Cheryl’s killing brought the neighborhood’s problems to light.

The Los Angeles Police Department formed a list of the city’s 11 most dangerous gangs that included 204th Street, along with powerhouses such as 18th Street, Grape Street Crips and MS13.

City Councilwoman Janice Hahn promised more resources for the Harbor Gateway neighborhood.

The LAPD promised more patrols.

Delgadillo vowed to seek an injunction against the 204th Street gang.

A year later, the promises have been kept.

There are more street lights in the neighborhood, along with regular street sweeping and graffiti removal. Abandoned furniture is hauled off more quickly. And the LAPD’s Harbor Division now stations a patrol car in the area.

“There’s less violence. We see more patrols. That’s good,” said John Mendoza, a neighborhood resident since 1999.

This fall, Hahn announced that a real estate management company donated land for a community center. The City Council approved money to build the center, slated to open this summer.

This month, Delgadillo asked the court for an injunction against the 204th Street gang to prohibit its members from congregating in the area, or face a year in jail. A Feb. 6 court hearing is scheduled.

Difficult to overcome “is the psychological fear that people lived through in the last 10 years,” said Najee Ali, a black community activist, at a candlelight vigil for Cheryl on the one-year anniversary of her death.

Still, black residents report less intimidation. Members of 204th Street haven’t been seen at the Del Amo Market in months.

“If you get afraid, it’s like they win,” said one black resident leaving the market on a recent afternoon, who nonetheless requested anonymity.

Built in the 1950s, the 12-square-block neighborhood is still struggling with overcrowding, poverty and rising rents. The community is made up mostly of working-class Latinos.

From 1984 to 1992, about 75 single-family homes were torn down and replaced with apartment buildings -- adding more than 500 units, according to city planning records.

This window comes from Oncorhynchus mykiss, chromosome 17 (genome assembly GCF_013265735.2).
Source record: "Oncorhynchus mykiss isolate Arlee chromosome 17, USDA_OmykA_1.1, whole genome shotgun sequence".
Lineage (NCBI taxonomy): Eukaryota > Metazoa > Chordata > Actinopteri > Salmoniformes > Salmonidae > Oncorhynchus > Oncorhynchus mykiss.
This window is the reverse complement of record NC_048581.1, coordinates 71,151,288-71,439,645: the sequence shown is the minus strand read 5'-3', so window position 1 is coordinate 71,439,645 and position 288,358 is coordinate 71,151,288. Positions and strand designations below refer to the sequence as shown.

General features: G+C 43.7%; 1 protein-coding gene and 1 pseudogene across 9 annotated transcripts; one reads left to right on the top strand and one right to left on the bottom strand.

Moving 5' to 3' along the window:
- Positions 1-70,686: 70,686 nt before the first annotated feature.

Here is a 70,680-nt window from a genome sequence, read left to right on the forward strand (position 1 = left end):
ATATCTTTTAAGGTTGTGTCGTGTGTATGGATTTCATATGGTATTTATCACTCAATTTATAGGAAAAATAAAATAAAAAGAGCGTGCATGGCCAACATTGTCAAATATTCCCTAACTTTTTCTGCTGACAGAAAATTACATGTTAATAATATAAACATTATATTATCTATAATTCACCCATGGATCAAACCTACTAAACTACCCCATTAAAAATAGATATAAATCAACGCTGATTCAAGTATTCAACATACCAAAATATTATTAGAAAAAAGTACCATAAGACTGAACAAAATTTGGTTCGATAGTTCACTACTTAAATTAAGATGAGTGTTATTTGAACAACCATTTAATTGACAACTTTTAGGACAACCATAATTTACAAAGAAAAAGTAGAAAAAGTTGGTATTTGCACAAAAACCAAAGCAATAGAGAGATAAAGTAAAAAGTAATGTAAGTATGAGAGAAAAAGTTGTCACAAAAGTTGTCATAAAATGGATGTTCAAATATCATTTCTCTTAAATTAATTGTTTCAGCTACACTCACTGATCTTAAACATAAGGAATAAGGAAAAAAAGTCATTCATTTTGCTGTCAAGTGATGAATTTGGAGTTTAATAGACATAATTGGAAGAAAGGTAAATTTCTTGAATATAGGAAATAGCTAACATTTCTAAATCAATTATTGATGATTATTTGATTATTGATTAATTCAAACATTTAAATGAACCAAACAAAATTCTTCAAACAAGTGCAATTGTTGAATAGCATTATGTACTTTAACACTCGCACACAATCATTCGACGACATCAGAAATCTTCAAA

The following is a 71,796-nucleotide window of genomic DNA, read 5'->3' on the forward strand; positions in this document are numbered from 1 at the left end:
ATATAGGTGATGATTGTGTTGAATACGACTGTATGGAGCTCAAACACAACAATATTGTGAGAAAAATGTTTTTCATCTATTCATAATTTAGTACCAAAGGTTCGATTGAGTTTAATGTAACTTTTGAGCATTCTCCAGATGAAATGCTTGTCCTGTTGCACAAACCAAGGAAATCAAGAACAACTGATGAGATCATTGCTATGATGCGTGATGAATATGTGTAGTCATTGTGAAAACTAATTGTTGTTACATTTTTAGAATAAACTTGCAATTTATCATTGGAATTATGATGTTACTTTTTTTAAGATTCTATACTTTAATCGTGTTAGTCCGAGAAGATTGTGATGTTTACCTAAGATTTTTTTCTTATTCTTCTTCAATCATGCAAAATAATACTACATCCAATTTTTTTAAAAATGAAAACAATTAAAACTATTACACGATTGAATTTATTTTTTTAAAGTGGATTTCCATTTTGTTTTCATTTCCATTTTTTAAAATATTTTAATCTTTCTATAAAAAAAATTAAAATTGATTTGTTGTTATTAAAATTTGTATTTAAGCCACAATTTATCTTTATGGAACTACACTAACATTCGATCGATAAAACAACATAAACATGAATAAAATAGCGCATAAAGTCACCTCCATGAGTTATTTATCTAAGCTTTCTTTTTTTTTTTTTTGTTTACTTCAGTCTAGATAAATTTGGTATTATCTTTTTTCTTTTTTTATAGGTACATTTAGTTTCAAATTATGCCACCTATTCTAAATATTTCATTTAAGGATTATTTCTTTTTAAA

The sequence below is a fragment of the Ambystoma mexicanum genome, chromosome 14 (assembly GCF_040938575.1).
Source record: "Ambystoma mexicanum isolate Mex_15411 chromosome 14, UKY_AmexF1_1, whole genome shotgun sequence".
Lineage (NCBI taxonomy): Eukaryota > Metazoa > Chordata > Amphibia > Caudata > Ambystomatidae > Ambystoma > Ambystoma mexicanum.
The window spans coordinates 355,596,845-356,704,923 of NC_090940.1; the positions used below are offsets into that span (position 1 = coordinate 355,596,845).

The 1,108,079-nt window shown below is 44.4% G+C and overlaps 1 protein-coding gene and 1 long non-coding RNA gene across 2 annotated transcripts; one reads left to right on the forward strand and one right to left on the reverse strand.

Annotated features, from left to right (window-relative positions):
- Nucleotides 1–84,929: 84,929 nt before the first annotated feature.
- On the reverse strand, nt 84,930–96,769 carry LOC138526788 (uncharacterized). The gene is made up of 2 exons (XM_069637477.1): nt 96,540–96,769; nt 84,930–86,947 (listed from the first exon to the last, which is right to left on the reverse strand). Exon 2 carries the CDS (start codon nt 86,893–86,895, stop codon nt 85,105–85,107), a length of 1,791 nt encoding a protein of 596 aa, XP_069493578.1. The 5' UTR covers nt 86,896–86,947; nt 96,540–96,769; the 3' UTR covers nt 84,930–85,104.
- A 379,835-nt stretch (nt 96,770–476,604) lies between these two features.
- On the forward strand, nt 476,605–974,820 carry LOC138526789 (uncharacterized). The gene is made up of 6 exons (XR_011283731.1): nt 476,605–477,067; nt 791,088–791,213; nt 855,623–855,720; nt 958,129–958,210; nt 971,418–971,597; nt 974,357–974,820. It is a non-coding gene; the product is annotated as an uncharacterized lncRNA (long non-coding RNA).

Many of the new residents were black and recipients of federal Section 8 housing vouchers. Their arrival sparked tensions among gang members and longtime residents.

At the same time, the city added no parks, schools, libraries or retail stores.

Today, the neighborhood is made up mostly of families crammed together paying at least $1,200 a month for two-bedroom apartments. The result is a community full of renters that is vulnerable, fragmented and in need of more city services.

“It’s saturated,” said Loretta Smith, who lives in a three-unit apartment building. The other two units house a combined 13 people, she said.

Police say the apartments bring in many youths who, with parents working, are potential gang recruits. Plus, when a house or duplex is about to be redeveloped, the owner often keeps it empty for months -- while it can become a new hangout for gangs.

Also, densely packed apartments make policing difficult.

“In terms of patrolling the area, that’s probably one of the biggest issues, the density and the way they’re laid out,” said LAPD Sgt. Paul McKechnie, Harbor Division’s gang-unit supervisor.

And in the last year, more homes have been torn down and replaced by four-unit town houses.

Such issues make Cheryl’s mother wonder whether all that has been done in the last year can change the neighborhood where her daughter died.

“There is still a sense of fear over there,” Lovett said. “Who has the money to just get up and go find somewhere else to live?”

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sam.quinones@latimes.com